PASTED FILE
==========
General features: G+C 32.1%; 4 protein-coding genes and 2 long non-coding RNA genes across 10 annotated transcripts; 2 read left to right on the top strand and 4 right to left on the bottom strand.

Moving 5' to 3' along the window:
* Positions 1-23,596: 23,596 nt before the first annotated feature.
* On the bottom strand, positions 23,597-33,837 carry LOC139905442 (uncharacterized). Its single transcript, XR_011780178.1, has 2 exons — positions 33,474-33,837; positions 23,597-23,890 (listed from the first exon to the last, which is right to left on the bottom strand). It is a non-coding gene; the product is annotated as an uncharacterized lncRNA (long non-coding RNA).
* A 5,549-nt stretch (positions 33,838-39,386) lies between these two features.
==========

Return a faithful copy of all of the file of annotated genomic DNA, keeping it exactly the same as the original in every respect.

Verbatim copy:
General features: G+C 32.1%; 4 protein-coding genes and 2 long non-coding RNA genes across 10 annotated transcripts; 2 read left to right on the top strand and 4 right to left on the bottom strand.

Moving 5' to 3' along the window:
* Positions 1-23,596: 23,596 nt before the first annotated feature.
* On the bottom strand, positions 23,597-33,837 carry LOC139905442 (uncharacterized). Its single transcript, XR_011780178.1, has 2 exons — positions 33,474-33,837; positions 23,597-23,890 (listed from the first exon to the last, which is right to left on the bottom strand). It is a non-coding gene; the product is annotated as an uncharacterized lncRNA (long non-coding RNA).
* A 5,549-nt stretch (positions 33,838-39,386) lies between these two features.